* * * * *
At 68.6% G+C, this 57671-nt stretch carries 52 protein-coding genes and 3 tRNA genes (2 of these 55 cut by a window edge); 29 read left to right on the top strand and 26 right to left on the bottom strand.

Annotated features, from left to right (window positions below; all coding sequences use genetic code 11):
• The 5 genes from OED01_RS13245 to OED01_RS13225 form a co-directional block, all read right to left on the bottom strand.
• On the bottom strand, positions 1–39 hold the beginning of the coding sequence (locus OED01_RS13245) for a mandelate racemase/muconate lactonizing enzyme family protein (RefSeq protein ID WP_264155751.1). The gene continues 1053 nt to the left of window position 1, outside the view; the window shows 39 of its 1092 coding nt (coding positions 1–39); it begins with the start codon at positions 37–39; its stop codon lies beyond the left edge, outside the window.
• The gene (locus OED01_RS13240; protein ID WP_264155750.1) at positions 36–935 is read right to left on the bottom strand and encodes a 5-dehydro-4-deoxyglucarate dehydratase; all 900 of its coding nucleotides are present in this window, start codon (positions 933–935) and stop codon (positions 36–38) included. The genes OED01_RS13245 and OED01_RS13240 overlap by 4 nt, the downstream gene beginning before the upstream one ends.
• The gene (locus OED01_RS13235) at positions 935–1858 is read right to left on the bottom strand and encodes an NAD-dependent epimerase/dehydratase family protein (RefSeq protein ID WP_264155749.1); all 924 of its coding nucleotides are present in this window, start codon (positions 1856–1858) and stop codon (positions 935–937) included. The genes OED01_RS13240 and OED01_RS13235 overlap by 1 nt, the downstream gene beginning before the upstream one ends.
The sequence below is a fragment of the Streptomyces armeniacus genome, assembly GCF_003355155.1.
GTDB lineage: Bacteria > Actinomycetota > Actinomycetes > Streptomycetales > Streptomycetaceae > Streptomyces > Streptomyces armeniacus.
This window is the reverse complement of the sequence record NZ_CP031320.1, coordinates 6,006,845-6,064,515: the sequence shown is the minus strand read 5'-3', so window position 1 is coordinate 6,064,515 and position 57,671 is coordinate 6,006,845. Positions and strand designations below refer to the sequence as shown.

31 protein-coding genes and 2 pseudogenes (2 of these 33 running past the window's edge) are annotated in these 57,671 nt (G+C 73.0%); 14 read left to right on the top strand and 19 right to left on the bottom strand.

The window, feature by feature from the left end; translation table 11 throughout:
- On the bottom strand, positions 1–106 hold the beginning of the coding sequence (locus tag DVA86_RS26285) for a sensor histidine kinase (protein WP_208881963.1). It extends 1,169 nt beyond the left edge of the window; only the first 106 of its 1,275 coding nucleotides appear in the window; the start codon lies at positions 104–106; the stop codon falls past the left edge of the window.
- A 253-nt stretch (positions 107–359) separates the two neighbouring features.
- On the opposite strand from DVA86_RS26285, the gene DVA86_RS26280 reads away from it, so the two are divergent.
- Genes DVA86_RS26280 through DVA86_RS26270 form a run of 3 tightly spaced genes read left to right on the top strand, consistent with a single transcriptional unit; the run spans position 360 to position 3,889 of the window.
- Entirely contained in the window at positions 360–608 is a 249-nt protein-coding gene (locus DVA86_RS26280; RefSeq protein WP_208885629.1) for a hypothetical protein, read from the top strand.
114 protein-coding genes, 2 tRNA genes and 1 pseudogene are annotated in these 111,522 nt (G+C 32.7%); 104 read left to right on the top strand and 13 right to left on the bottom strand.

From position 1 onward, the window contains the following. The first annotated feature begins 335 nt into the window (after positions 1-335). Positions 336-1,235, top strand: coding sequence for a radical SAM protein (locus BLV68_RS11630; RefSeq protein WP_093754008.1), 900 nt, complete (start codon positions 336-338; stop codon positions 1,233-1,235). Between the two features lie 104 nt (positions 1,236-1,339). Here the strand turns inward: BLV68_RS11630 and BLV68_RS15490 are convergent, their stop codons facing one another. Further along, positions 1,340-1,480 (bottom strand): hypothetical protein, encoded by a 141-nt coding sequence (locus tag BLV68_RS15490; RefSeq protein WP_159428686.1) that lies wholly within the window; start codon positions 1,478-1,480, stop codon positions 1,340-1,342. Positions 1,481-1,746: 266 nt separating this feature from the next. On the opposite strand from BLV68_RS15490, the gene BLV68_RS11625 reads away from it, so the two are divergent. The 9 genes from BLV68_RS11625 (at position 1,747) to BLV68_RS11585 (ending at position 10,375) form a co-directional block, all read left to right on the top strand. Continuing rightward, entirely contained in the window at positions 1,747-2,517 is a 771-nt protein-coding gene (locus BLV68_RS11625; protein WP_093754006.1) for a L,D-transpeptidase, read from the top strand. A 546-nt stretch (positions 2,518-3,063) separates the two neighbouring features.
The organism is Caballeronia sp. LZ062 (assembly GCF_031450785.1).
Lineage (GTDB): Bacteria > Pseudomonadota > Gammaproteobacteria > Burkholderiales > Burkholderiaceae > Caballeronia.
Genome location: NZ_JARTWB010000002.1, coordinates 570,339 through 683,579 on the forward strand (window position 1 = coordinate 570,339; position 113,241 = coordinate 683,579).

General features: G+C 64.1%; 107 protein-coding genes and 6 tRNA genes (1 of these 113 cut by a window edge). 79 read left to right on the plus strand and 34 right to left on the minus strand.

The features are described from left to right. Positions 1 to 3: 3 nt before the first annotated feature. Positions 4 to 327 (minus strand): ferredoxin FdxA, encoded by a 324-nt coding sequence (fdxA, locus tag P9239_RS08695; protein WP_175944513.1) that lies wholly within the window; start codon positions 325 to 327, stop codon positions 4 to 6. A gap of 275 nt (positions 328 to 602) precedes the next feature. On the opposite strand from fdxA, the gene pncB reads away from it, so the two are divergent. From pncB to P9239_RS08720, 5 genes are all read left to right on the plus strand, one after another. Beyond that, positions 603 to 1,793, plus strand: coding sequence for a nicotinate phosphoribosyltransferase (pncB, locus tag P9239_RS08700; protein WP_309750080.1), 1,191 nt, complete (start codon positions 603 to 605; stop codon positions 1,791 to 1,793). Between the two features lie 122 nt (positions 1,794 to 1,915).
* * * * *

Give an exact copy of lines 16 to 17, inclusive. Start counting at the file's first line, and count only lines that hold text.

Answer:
- Entirely contained in the window at positions 360–608 is a 249-nt protein-coding gene (locus DVA86_RS26280; RefSeq protein WP_208885629.1) for a hypothetical protein, read from the top strand.
114 protein-coding genes, 2 tRNA genes and 1 pseudogene are annotated in these 111,522 nt (G+C 32.7%); 104 read left to right on the top strand and 13 right to left on the bottom strand.